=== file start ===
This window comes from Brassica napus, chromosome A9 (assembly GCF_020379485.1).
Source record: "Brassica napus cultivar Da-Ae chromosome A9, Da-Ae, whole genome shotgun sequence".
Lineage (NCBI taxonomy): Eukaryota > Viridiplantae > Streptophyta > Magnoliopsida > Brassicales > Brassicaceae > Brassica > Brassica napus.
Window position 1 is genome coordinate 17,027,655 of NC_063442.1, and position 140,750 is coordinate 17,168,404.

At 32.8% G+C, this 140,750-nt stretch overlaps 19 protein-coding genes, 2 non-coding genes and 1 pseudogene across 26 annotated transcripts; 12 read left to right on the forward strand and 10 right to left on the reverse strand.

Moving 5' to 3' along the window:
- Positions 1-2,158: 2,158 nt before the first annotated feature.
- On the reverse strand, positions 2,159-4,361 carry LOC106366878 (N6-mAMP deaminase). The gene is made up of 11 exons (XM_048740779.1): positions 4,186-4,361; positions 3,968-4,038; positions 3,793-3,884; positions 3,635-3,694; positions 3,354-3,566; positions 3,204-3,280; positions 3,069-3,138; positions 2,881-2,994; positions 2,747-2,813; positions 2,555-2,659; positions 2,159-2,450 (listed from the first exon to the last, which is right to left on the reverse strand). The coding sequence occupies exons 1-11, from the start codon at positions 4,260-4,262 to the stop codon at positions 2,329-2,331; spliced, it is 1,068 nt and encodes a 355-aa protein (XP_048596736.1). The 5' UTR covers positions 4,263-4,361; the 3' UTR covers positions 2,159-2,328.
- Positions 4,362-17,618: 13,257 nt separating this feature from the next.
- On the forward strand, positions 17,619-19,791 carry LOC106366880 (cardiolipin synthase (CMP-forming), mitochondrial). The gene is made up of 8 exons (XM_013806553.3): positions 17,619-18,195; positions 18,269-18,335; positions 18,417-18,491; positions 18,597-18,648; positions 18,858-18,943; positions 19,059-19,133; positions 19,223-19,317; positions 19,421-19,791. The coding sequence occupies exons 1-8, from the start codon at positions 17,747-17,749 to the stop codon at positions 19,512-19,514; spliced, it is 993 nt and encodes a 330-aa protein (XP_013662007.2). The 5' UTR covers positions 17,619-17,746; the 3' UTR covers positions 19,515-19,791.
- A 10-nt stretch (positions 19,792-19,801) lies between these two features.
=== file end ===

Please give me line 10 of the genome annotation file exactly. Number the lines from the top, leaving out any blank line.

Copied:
- On the forward strand, positions 17,619-19,791 carry LOC106366880 (cardiolipin synthase (CMP-forming), mitochondrial). The gene is made up of 8 exons (XM_013806553.3): positions 17,619-18,195; positions 18,269-18,335; positions 18,417-18,491; positions 18,597-18,648; positions 18,858-18,943; positions 19,059-19,133; positions 19,223-19,317; positions 19,421-19,791. The coding sequence occupies exons 1-8, from the start codon at positions 17,747-17,749 to the stop codon at positions 19,512-19,514; spliced, it is 993 nt and encodes a 330-aa protein (XP_013662007.2). The 5' UTR covers positions 17,619-17,746; the 3' UTR covers positions 19,515-19,791.